New Orleans -- U.S. Commerce Secretary Carlos M. Gutierrez on Monday said cable operators should be allowed to manage their broadband networks free from intrusive regulation.
“Broad regulations that limit the ability of operators to price or manage their networks could actually deter and delay investment and innovation. The result would be fewer choices and higher prices for consumers,” Gutierrez said during his remarks at NCTA's The Cable Show '08 late Monday afternoon.
Gutierrez claimed the Bush administration recognized that the private sector was the source of innovation and that government should not adopt regulations that can't keep pace with changing technology.
Crafting rules designed to ensure that broadband providers manage their networks in a reasonable fashion were unlikely to succeed, Gutierrez said.
"The rapid pace of change makes it very difficult, if not impossible, to even define what constitutes reasonable network management," Gutierrez said. "Network providers need flexibility to manage congestion quickly and effectively."
In his speech, Gutierrez lavished praise the cable industry for investing $130 billion in their networks since 1996.
Federal Communications Commission chairman Kevin Martin, by contrast, seldom has kind words for the cable industry and often complains about rising nominal cable rates. Martin did not attend the cable convention.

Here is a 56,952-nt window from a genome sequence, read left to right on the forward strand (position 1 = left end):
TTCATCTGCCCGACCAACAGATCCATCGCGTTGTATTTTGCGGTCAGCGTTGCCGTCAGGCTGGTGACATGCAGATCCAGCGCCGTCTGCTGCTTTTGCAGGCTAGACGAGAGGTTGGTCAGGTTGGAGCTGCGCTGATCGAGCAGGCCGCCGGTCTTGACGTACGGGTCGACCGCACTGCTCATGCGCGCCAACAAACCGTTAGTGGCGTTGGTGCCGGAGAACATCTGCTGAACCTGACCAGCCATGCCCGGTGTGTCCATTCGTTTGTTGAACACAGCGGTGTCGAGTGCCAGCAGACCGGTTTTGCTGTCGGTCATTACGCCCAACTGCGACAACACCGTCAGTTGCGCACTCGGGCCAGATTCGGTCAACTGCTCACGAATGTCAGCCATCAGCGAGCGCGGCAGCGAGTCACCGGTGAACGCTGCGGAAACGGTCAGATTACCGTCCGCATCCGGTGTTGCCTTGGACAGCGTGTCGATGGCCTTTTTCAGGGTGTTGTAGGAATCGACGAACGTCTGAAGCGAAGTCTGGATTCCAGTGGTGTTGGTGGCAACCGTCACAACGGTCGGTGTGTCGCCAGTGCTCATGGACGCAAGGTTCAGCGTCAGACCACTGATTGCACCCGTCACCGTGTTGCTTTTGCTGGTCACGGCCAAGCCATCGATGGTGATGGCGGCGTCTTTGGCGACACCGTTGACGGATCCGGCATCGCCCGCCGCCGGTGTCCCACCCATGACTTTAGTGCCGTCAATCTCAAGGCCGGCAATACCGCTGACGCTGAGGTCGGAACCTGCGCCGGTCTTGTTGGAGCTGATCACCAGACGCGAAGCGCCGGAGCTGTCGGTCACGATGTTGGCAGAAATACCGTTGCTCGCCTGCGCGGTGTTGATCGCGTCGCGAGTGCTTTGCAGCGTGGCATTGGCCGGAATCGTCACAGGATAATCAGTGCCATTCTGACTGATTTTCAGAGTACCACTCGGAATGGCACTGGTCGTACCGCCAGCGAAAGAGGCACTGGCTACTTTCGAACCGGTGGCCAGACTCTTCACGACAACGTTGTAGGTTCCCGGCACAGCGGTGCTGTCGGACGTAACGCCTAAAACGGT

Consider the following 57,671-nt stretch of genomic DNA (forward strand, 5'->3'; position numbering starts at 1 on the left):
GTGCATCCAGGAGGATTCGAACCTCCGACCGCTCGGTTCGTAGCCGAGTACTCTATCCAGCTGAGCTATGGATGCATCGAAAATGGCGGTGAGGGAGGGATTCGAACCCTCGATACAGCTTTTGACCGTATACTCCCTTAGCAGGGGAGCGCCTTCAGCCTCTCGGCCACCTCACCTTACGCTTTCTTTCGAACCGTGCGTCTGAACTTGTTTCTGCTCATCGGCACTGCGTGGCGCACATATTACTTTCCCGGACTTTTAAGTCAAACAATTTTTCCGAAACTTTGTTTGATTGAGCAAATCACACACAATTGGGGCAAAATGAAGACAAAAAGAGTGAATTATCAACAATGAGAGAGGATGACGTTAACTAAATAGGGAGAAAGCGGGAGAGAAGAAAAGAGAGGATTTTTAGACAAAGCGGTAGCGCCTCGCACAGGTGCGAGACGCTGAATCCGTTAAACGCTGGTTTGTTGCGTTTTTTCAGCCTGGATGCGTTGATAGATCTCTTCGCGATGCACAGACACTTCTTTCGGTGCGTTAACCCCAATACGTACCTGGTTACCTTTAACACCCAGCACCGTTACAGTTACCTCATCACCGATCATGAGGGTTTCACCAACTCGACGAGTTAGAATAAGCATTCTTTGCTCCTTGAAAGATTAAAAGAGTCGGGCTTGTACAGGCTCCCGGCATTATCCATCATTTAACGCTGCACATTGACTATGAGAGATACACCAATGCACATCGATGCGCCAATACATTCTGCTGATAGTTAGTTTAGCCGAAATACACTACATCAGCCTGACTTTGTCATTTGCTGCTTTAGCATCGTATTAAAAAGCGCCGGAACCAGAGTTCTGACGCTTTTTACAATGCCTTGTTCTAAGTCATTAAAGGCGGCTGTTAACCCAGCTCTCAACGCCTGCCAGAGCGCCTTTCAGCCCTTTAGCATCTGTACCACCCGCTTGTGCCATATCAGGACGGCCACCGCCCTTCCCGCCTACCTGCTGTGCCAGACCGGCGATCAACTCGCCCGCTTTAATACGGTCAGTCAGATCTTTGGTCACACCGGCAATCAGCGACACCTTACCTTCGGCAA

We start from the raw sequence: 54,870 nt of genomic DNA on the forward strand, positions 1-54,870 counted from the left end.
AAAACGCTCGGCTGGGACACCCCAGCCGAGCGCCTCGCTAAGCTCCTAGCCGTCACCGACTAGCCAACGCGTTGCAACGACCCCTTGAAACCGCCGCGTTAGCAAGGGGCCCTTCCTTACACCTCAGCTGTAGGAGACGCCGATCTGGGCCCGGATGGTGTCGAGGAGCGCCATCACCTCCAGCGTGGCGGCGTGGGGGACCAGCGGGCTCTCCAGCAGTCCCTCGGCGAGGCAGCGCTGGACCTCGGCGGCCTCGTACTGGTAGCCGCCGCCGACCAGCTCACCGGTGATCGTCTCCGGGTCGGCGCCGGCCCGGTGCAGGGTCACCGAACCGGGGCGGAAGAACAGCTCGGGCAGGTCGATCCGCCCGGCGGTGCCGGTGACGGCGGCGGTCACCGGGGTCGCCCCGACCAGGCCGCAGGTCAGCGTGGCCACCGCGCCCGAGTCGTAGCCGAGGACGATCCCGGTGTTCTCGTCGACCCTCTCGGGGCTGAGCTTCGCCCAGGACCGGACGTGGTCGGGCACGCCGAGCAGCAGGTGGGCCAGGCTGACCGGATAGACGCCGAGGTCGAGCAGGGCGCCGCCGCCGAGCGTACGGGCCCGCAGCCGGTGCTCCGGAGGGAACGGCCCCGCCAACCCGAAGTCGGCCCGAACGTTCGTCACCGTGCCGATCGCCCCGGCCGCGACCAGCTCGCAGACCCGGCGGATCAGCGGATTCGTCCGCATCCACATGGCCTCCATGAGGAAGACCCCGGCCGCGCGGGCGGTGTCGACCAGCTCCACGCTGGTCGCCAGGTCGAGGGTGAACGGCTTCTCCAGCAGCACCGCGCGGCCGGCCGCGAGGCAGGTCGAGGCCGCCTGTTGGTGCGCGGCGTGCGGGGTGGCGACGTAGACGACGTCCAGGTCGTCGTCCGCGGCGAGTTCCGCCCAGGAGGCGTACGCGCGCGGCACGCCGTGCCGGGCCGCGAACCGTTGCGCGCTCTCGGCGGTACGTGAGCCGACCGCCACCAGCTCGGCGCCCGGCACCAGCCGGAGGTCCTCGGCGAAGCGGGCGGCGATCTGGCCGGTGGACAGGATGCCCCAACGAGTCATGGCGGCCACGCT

At press briefing before his speech, Gutierrez was asked whether the FCC under Martin has been sufficiently deregulatory given that cable operators and programmers have filed 10 lawsuits to overturn Martin-sponsored cable regulations.
“I won't comment about the lawsuits. Obviously, they are in the legal system,” Gutierrez told reporters. “The FCC is an independent body, so we have to be careful and not assume that we can manage day-to-day the workings of the FCC. But we have communications with the FCC. We talk about how we see the future of network management, and we'll continue to work as closely as we should work with the FCC.”
Gutierrez also said he also supports the White House nomination of Neil Patel to replace Meredith Attwell Baker as head of the National Telecommunications and Information Administration, the division the Commerce Department charged with supervising the $1.5 billion digital television converter box coupon program.
Patel is an aide to Vice President Cheney. Baker, who is also Acting Assistant Secretary for Communications and Information, broke off a conversation with reporters and walked away after she was asked about her future plans.